J.B. Spins

Jazz, film, and improvised culture.

Saturday, January 31, 2015

Sundance ’15: Turbo Kid

We might as well keep plundering the Earth and maybe the current administration is right, we can just relax and stop worrying about the Iranian nuclear program. After all, the late 1990s apocalypse our 1980s exploitation films warned us about never came to fruition. Take a sentimental journey back to those more innocent, alarmist times in Anouk Whissel, François Simard & Yoann-Karl Whissel’s Turbo Kid (trailer here), which screens during the 2015 Sundance Film Festival.

In the not too distant future, 1997 A.D. to be precise, a handful of BMX bikers roam the wasteland, clashing with the mutant lackeys of the overlord Zeus. The Kid tries to keep to himself, scavenging comic books and Viewmaster slides. At first, he is a bit annoyed when a girl named Apple starts tagging along with him. However, he soon finds he enjoys her sweetly looney company, even when he learns she is a robot. He duly fashions her a garden gnome club as a weapon, but it cannot compare to the turbo powered gauntlet he salvaged from a crashed government transport. Unfortunately, just as they become an effective dynamic duo, Apple is damaged in a dust-up with Zeus’s goons, forcing them on a perilous detour in search of spare parts.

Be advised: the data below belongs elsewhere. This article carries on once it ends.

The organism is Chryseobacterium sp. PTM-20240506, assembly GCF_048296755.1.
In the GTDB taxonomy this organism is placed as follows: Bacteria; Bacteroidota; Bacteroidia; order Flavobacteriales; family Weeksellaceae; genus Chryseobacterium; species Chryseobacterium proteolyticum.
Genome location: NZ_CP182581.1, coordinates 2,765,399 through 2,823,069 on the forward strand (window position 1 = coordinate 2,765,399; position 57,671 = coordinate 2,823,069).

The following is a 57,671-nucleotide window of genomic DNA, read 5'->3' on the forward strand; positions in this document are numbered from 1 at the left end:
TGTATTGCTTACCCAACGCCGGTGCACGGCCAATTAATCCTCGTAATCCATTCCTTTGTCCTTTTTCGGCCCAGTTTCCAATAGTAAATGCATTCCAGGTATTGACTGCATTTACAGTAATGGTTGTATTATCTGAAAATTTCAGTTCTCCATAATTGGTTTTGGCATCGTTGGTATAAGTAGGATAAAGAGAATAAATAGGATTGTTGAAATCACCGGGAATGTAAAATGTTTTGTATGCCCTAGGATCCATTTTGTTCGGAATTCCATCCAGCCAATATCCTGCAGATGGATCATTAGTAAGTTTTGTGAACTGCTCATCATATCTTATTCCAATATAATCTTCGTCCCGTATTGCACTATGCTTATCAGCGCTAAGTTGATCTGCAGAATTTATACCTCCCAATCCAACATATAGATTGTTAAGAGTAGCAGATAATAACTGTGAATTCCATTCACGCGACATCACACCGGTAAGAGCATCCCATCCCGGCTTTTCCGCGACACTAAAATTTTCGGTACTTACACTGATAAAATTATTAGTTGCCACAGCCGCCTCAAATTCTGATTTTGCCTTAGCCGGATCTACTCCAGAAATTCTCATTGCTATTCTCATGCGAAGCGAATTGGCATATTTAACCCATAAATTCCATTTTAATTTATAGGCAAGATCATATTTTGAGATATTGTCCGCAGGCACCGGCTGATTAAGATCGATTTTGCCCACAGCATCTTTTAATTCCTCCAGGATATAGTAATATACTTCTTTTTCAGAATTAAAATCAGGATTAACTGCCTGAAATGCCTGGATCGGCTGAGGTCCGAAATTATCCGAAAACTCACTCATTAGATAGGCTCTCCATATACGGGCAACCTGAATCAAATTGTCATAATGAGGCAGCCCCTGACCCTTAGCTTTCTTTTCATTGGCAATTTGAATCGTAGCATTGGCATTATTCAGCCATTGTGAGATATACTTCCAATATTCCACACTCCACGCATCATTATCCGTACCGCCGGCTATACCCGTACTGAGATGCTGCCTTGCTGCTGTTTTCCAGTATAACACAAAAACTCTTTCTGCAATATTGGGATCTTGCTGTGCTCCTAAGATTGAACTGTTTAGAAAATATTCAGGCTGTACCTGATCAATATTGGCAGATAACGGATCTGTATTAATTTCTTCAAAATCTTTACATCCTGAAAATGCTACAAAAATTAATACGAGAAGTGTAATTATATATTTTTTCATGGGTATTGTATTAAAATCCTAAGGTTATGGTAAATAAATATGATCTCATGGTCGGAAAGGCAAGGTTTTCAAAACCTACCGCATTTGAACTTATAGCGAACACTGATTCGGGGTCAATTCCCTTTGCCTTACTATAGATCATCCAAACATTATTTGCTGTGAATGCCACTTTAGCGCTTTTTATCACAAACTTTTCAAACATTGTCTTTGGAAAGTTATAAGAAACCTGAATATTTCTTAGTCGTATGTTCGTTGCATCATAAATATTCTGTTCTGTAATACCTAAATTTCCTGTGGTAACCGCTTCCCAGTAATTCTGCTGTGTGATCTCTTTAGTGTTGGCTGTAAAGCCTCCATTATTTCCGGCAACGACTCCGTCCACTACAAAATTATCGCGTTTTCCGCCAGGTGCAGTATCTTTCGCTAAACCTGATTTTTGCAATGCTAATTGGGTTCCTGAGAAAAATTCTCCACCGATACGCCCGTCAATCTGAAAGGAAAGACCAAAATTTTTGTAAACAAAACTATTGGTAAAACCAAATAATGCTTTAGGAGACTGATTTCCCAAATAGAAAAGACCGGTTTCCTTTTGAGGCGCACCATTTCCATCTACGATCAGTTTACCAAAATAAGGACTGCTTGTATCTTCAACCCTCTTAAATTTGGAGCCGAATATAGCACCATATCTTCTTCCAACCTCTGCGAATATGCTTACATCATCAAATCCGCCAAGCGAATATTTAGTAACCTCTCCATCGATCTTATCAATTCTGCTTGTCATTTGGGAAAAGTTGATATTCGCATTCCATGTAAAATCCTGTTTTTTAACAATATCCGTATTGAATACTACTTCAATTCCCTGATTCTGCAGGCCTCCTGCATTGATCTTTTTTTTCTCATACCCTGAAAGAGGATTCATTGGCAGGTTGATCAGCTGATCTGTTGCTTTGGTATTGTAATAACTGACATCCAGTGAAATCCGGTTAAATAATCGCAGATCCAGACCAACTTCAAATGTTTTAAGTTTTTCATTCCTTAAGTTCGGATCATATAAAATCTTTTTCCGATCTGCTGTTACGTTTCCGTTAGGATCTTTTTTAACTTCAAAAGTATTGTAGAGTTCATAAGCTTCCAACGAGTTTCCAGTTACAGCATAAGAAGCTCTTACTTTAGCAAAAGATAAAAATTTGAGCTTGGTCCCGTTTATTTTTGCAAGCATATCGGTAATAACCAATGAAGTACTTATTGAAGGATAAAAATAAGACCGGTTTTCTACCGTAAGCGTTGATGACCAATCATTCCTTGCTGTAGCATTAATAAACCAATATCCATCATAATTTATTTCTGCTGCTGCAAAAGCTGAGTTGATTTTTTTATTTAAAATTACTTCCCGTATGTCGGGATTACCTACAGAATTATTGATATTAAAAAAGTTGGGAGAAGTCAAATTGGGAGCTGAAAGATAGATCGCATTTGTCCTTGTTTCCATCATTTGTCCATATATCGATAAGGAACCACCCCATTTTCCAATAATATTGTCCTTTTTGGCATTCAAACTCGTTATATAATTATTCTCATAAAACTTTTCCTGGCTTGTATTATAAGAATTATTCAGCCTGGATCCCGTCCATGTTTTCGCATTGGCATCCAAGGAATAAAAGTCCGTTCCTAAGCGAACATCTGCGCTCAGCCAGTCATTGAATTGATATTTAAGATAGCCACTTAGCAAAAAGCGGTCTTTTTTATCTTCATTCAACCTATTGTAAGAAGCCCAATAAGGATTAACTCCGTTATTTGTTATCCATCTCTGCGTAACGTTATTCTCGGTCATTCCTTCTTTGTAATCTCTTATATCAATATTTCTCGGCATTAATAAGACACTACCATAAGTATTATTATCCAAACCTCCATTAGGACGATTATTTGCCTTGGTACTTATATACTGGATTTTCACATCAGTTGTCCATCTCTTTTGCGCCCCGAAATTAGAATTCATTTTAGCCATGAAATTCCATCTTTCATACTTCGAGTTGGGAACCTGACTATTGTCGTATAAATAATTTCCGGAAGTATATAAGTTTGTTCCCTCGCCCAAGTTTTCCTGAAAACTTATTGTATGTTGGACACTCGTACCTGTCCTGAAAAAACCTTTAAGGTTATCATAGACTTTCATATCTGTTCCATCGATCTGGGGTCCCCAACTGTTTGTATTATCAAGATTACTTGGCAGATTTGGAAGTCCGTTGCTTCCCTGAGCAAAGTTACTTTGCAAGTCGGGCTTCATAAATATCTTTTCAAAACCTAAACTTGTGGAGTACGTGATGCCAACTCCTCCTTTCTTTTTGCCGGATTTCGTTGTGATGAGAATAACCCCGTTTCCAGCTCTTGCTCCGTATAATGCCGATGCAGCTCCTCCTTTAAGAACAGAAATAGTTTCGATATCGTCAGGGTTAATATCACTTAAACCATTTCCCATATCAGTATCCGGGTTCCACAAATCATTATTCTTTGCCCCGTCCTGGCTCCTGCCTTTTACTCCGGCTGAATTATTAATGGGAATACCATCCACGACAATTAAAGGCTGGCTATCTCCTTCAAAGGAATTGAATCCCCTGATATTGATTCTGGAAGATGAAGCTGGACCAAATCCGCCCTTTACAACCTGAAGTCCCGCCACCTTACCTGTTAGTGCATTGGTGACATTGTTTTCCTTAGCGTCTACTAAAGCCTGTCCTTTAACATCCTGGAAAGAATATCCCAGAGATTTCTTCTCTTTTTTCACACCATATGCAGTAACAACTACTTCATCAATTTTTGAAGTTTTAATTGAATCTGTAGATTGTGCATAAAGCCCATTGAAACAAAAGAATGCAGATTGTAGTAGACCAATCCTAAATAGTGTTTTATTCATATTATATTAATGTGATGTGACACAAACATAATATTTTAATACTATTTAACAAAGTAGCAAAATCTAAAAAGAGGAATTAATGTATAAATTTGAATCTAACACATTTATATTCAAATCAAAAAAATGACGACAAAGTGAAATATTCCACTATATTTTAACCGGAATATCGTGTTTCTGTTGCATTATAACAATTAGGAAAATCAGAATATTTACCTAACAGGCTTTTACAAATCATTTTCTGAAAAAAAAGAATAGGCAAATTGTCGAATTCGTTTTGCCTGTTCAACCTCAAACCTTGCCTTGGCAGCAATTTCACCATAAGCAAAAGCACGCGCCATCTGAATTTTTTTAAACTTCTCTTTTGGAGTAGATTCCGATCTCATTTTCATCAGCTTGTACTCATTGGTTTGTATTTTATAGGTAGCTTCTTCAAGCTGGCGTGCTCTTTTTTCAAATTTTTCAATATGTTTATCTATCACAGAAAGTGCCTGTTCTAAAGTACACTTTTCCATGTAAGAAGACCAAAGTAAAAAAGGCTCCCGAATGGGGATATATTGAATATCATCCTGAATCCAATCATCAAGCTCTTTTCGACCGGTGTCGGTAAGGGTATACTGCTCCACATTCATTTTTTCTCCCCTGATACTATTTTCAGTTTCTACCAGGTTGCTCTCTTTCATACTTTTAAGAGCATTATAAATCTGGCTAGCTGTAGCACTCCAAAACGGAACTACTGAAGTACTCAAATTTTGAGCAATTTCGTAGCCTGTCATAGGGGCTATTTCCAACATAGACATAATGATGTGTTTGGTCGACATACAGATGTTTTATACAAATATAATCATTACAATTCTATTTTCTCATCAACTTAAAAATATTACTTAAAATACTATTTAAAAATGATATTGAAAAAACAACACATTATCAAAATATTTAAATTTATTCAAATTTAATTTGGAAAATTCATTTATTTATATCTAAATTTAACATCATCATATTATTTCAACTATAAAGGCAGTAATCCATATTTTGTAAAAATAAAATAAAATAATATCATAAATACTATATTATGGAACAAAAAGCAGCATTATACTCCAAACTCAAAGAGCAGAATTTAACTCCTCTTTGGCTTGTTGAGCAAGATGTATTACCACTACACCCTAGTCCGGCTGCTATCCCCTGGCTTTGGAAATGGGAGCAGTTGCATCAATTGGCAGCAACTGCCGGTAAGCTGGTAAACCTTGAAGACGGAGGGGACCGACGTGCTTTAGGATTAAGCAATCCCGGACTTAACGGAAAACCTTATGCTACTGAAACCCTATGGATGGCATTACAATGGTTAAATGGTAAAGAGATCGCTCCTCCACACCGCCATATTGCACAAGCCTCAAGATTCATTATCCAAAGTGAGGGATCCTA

Basically, there are just a few really big laughs in Turbo, unless you dig on ridiculously gory slapstick violence in the Troma tradition, in which case it is fully loaded. You’ll lose track of how many bodies are cleaved apart in bizarre and unlikely ways. It is so over the top, you have to just buy into it on its own terms. As a result, it is almost impossible to envision Turbo playing in a normal neighborhood theater on a sleepy Wednesday afternoon.

Basically, you know Whissel, Simard & Whissel came to play when cult superstar Michael Ironside shows up as the eye-patch wearing Zeus. MacLeod’s Daughters star Aaron Jeffery is also acceptably grizzled as the Kid’s ally, Frederic the Arm-Wrestler (but don’t get too attached to his paws, so to speak). However, you really have to give credit to Laurence Leboeuf for going all in as the super chipper Apple.

If you have a problem with severed limbs and spurting blood than you are way too sheltered for Turbo Kid. However, if you appreciate retro cheesy nostalgia than you will dig the clever details sprinkled throughout the madness. By now, you should know full well whether it is your cup of tea or not (if you’re still unsure, the answer is probably no). For those who enjoy campy gore, it is a lot of good clean fun. Recommended for serious cult film fans, Turbo Kid screens again tonight (1/31) in Salt Lake, as part of this year’s Sundance Film Festival.

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